Pumps, Turbines & Compressors
Centrifugal pumps, both single and multi stage, are the most common type of pumps used in petro-chemical plant. The fluid usually enters along the axis or center, is accelerated by the rotating impeller and exits at right angles to the shaft. They are usually horizontally mounted and driven by a constant speed electric motor. But they can be vertical, submerged or driven by a variable speed motor or turbine. They are often used in groups of 2 or more identical pumps in a single process service, often with a permanent spare pump to be brought online when one of the group is isolated and down for service.
They are usually connected in parallel, i.e. all the suctions are connected together by a one manifold and all the discharges by another, each pump has the same pumping volume (GPM) and operating pressure (psi) or head (ft.) but when connected in parallel the total liquid volume required is the sum of the volumes of all pumps but each pump must be designed to supply the total head required.*
The suction and discharge manifolds are sized to carry the full pumping volume of all the related pumps. The smaller piping to and from each pump and the manifold must be designed to be symmetrical and without high points or low point pockets.
The nozzles on pumps are referred to as the suction and discharge. While discharge is an accurate description of the nozzles function, suction is not. Centrifugal pumps cannot create suction, they must have a minimum pressure or head of liquid at the inlet (suction) nozzle. As the impeller of the pump rotates it creates a low pressure area behind its trailing edge, depending on the vapor pressure of the liquid being pumped if the suction head pressure is too low the liquid will flash or boil behind the impeller. This causes vibration and wear of the impeller and is known as cavitation.
The process engineer must calculate the minimum height or head of liquid that must be maintained at the pump inlet to prevent cavitation. This calculation must take into account the specific liquid vapor pressure, the height of low liquid level of the vessel being pumped and the pressure loses due to friction in the pump inlet piping. The calculation will result in the net positive suction head required ( NPSH) for each pump or group of pumps.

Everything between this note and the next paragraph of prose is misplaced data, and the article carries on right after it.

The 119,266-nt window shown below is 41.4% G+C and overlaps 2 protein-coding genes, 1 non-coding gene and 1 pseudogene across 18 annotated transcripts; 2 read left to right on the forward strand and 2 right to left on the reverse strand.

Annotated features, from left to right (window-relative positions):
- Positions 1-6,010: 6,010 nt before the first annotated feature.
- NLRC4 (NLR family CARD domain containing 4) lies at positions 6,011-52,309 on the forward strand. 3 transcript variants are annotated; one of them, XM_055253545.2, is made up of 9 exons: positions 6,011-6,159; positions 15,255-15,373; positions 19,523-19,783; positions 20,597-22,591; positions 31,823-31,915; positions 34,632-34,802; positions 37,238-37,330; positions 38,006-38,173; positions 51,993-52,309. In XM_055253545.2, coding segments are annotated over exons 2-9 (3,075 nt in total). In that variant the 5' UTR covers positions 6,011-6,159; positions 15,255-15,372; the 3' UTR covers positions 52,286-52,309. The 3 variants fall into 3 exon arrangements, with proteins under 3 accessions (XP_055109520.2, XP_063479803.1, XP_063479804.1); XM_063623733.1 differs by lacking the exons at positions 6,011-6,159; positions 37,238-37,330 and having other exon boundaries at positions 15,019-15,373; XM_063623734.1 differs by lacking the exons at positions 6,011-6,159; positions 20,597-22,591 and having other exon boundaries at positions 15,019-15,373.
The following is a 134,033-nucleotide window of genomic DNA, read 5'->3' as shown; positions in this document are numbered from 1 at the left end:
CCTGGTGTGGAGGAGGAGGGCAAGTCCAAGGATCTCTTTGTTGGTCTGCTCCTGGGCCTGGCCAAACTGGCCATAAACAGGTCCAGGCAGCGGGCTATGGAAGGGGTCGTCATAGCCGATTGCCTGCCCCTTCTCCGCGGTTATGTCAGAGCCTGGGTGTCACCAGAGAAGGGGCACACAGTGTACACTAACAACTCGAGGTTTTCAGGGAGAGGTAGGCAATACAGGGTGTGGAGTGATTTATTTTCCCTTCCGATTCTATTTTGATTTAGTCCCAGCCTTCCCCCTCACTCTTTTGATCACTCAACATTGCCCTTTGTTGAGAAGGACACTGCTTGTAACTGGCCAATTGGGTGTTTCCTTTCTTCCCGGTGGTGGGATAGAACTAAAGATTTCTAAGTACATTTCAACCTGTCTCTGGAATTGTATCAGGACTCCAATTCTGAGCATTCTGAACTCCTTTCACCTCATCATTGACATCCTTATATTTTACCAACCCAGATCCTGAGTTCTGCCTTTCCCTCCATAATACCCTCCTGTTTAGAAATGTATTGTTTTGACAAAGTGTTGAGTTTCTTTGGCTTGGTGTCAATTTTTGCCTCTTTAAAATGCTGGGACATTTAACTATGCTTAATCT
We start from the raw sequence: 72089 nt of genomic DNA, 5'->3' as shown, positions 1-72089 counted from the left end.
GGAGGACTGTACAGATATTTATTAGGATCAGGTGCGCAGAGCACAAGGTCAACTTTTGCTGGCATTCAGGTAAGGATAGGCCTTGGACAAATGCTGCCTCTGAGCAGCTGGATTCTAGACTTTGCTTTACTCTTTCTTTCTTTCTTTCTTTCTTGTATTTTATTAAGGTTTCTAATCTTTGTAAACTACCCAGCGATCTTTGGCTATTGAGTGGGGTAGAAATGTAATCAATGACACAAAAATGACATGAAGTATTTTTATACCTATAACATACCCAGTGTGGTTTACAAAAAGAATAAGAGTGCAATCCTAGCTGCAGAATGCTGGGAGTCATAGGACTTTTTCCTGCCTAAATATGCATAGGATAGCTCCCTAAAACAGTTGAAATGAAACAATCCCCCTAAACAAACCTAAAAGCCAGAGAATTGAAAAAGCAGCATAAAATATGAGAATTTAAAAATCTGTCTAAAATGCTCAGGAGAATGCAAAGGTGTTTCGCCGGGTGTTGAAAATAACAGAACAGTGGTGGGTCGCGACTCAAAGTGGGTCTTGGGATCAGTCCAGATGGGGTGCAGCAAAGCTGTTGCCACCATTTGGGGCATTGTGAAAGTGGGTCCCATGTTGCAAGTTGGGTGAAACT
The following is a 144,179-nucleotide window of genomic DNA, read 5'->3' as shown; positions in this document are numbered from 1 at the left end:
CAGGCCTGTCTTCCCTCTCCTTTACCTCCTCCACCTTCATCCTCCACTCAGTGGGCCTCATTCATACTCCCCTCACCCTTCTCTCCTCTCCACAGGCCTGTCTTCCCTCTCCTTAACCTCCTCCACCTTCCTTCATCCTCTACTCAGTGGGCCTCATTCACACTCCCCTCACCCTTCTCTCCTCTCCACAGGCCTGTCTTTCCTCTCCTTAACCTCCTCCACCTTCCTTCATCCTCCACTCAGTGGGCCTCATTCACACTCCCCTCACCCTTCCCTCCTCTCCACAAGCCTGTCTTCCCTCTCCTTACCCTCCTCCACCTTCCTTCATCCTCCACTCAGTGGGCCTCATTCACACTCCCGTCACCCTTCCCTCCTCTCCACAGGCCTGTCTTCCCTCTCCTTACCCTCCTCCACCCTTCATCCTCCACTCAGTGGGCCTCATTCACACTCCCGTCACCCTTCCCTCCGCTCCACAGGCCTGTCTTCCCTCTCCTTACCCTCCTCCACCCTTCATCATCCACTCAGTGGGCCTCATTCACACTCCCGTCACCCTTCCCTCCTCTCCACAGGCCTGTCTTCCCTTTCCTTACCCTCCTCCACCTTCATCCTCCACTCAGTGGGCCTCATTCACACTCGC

The process engineer must indicate, on the P&ID, the minimum height above nominal grade, or the pump location, that the vessel bottom or tangent line must be to ensure that the NPSH is achieved. The piping designer must elevate the vessel to at least this height by means of saddles, support structure or vessel skirt.
Suction and discharge nozzles are typically smaller than their connecting piping due to manufacturers supplying pump casings for a range of duties with varying motor sizes. Reducers will therefore be required as close to the nozzle flanges as possible.
Pump casings and their nozzles are usually cast steel, but occasionally you will come across a casing , nozzle and flanges cast from iron, the flanges will be designated 125# or 250# and be flat faced. Cast Iron is a very brittle material and if a normal ANSI raised face flange is bolted to a CI flat face flange it is likely that the CI flange will crack because there is a gap between the faces. To avoid this all 125# or 250# CI flat face flanges must be mated with 150# or 300# with their raised faces removed. If this is not available in your piping spec than these flat face flanges mist be added as specialty items (SP)
The suction nozzle reducer should always be eccentric and be oriented top flat, if concentric or bottom flat reducers are used then air pockets can form on top of the suction piping and be drawn into the pump causing cavitation.
There are many opinions about if or when bottom flat suction reducers should be used. I have never heard a convincing argument for a concentric or bottom flat eccentric suction reducer regardless of the type of fluid or service of the pump, the only consideration is eradication of air in the top part of the horizontal suction piping. However the discharge nozzle can be concentric and vertical and bottom flat eccentrics can be used on horizontal discharges if required for drainage.